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August 16, 2018 11:04 pm  #1


Friday Flashback: Firsts & Lasts Part 2

 Last week, we explored some of the ‘firsts’ and ‘lasts’ of television. This week, we conclude with a look at a Monkee in a real circus, the unexpected place the world first saw Harry Shearer, Mark Hamill smokes as a “Doobie,” and the remote control is how old? Plus don’t miss the final item about a show that might have starred a certain current occupant of the White House.
 
Some Familiar Names Make Their 1st TV Appearances
 
In 1966, the world got its first look at the Monkees and a short-lived TV phenomenon was born. Among the stars: a talented singer named Micky (no “e”) Dolenz. But it turns out audiences had seen him before. Back in the 50s, he was the titular star of an ABC show called “Circus Boy,” in which he played exactly that. It ran for two years and as far we know, did not involve “Mickey Braddock” carrying any kind of tune. Although a few elephants did carry him.
 
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Paul Shaffer gained fame as the bandleader who backed David Letterman for decades on his late night show. But it wasn’t the first time audiences had seen him – as an actor! The Thunder Bay-born musician starred in a very short lived CBS TV summer show called “A Year At The Top.” It also starred another Mickey – this one named Rooney – and centered on a deal with the devil leaving two schlubs as musical superstars.
 
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Turns out it wasn’t quite a Year At The Top. The thing ran for only seven short episodes.
 
Say the name Harry Shearer and you probably think of the Simpsons. He’d been on other shows, of course, but never one this early. Here’s a look at what I believe is his first ever public exposure back on the Donald O’Connor Show. The year? 1955! Guess he made it.
 
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As for Mickey Rooney’s son Timmy, well, he’s still waiting for his big break.
 
Star Trek Debuts And Warps Into Reruns
 
Star Trek has become a TV and movie institution, giving way to multiple spinoffs and becoming a cultural touchstone. But no one knew that back in 1966, when it made its low rated debut on NBC’s Friday night line-up. Ever wonder what the TV Guide fall preview had to say about this unusual sci-fi show? It wasn’t exactly high praise.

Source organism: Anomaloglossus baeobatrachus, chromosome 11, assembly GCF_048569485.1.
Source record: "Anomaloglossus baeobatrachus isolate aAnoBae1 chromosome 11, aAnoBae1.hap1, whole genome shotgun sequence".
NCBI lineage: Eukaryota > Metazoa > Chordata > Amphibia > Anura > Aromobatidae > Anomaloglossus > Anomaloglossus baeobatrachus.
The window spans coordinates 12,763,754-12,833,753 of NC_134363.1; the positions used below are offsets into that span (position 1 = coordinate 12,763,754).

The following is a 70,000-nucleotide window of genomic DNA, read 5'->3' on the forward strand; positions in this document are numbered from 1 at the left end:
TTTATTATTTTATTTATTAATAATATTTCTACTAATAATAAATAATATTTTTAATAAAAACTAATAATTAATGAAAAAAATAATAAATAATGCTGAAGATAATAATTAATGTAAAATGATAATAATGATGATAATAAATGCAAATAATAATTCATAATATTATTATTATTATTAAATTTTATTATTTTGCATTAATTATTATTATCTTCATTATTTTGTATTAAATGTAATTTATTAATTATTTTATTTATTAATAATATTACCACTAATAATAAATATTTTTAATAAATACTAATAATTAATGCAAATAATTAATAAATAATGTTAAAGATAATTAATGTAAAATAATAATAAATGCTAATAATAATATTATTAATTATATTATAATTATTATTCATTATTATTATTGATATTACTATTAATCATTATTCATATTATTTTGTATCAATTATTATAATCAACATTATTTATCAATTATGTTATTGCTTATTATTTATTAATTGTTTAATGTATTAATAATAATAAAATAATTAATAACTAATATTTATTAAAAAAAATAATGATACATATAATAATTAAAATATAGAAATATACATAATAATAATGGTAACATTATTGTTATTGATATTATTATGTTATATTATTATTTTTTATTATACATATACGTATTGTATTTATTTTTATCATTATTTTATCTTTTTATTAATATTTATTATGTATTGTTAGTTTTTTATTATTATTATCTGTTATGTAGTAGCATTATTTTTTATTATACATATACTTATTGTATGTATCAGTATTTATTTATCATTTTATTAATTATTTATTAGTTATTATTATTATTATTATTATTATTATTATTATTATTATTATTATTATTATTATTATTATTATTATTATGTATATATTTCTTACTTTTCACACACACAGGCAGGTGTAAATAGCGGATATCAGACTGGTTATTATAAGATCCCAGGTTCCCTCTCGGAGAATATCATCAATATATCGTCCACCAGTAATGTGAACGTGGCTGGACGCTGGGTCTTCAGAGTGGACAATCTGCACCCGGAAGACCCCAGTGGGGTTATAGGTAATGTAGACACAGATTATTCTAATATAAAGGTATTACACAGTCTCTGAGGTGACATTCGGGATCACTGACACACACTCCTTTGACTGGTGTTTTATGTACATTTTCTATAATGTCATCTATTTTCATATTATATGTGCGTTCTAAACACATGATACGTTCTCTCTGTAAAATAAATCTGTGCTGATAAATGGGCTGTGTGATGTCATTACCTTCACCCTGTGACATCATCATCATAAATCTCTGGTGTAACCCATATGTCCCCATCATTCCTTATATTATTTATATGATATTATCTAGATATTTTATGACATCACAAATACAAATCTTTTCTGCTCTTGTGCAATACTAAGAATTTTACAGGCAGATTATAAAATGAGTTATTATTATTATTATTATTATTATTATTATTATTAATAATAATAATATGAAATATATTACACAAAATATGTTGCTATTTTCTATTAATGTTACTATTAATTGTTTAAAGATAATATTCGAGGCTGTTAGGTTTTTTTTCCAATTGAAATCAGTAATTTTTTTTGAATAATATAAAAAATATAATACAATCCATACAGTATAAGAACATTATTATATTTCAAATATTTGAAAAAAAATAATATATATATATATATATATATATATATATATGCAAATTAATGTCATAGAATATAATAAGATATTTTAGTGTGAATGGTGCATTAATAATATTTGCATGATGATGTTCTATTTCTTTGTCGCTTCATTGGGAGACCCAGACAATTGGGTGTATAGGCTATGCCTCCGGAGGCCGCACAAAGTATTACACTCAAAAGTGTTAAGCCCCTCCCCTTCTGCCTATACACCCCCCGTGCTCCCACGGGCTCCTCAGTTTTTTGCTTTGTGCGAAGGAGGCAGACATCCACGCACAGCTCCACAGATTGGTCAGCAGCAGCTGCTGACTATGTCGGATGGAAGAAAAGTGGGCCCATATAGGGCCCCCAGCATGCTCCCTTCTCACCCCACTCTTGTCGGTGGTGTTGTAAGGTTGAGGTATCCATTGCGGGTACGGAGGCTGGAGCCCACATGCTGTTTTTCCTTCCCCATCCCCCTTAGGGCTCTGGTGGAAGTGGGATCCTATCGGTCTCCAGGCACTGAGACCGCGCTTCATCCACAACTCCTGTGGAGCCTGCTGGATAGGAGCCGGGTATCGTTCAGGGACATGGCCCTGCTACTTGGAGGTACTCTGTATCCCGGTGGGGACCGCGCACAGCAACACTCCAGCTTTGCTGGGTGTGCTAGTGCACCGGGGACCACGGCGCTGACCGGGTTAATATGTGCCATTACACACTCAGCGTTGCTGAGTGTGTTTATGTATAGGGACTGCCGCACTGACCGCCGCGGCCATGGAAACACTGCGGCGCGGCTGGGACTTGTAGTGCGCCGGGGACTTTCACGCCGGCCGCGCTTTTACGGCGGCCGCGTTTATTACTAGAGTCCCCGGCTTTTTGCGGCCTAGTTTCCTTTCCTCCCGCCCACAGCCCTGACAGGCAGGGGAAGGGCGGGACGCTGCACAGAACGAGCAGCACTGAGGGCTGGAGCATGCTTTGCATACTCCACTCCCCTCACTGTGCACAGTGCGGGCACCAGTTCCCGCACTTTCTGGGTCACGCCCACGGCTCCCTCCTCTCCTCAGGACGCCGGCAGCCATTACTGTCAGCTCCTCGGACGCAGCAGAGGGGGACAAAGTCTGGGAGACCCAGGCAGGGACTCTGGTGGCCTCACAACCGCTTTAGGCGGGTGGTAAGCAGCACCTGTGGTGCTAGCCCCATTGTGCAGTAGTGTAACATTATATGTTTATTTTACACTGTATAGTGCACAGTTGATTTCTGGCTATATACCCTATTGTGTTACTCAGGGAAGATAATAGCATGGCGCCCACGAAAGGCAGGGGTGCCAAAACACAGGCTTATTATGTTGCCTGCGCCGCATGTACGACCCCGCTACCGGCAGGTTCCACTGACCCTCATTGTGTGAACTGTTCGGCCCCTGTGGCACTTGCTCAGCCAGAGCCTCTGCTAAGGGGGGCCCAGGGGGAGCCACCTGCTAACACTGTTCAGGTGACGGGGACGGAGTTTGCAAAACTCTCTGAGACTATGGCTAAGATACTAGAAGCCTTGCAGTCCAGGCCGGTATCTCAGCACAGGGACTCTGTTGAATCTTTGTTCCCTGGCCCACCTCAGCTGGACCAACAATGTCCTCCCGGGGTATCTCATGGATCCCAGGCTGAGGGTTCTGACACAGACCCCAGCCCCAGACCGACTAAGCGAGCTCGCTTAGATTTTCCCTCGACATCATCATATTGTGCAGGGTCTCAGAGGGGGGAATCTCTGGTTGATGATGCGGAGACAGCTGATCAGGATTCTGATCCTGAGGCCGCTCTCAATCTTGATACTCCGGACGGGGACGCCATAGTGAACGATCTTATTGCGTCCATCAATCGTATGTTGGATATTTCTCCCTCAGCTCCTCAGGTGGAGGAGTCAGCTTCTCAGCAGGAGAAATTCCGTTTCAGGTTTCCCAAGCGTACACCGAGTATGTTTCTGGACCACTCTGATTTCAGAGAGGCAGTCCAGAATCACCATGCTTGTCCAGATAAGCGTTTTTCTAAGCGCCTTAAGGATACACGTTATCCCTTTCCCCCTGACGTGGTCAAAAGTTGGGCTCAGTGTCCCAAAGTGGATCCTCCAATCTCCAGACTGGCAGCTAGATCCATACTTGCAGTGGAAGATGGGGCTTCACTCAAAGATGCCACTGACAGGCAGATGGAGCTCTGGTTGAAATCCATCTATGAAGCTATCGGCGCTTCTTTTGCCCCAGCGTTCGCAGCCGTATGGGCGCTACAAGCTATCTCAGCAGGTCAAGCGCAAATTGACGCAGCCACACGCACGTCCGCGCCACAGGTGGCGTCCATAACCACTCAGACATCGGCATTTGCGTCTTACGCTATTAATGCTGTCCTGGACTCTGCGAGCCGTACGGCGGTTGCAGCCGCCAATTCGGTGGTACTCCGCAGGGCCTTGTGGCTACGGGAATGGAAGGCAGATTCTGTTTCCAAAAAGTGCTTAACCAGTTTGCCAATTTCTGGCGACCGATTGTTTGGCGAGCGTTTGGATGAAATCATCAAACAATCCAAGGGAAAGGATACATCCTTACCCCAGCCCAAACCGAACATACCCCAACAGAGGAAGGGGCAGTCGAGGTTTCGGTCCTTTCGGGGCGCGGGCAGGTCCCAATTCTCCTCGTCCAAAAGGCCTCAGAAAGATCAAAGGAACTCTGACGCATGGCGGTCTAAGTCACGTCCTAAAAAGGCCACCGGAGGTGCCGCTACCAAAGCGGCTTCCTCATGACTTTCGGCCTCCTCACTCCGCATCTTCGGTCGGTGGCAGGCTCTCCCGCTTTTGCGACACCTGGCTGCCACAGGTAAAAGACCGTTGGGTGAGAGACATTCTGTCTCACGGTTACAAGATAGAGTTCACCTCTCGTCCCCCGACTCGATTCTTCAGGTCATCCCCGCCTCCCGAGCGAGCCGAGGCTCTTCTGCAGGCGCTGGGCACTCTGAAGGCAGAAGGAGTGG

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Despite a letter writing campaign to the network (which I participated in as a kid and which worked to get us an extra season) NBC cancelled Gene Roddenberry’s “Wagon Train in Space” in 1969. Here’s a look at the last original episode that aired on the network.
 
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It’s hard to remember how big one of the sequels, “The Next Generation” was. But it was such a huge hit that when it, too, finally signed off in syndication, City TV actually rented out the SkyDome to show the last ever episode of Capt. Picard and his crew.
 
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Don’t Get Up, I’ll Change The Channel From Here
 
Here’s a trivia question: when did they first start marketing the TV remote control? If you said the 70s or 80s, you’d be way off. Turns out, the gadget that increased our laziness was first marketed to the public way back in 1950! Here’s an ad for the long cabled gizmo from 1953. It didn’t do much more than turn the set on or off, but for those who went for it, it was the ultimate in luxury.
 
Zenith, which made the first real remote, also sold a pair of TV headphones back then, too. They didn’t catch on quite as well.
 
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WKRP Signs On
 
It’s an icon for many on this board, arguably the best TV show about radio ever made. Here’s how it was described in the 1978 Fall Preview issue of TV Guide, before anyone knew what was coming.
 
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Gone In A “Flash”  
 
It’s a big hit on the CW. “The Flash” helped spearhead the DC Comics revolution on TV. But not everybody remembers that they tried it before – and it wasn’t exactly a success. Here’s a preview of the original Flash that aired on CBS in 1990. Trivia buffs know that the star of that incarnation – John Wesley Shipp – was brought back as Barry Allen’s father in the new series, a nice little nod to what came before.
 
The CBS series didn’t exactly speed to the top of the ratings and by the end of the season, it was gone in a Flash.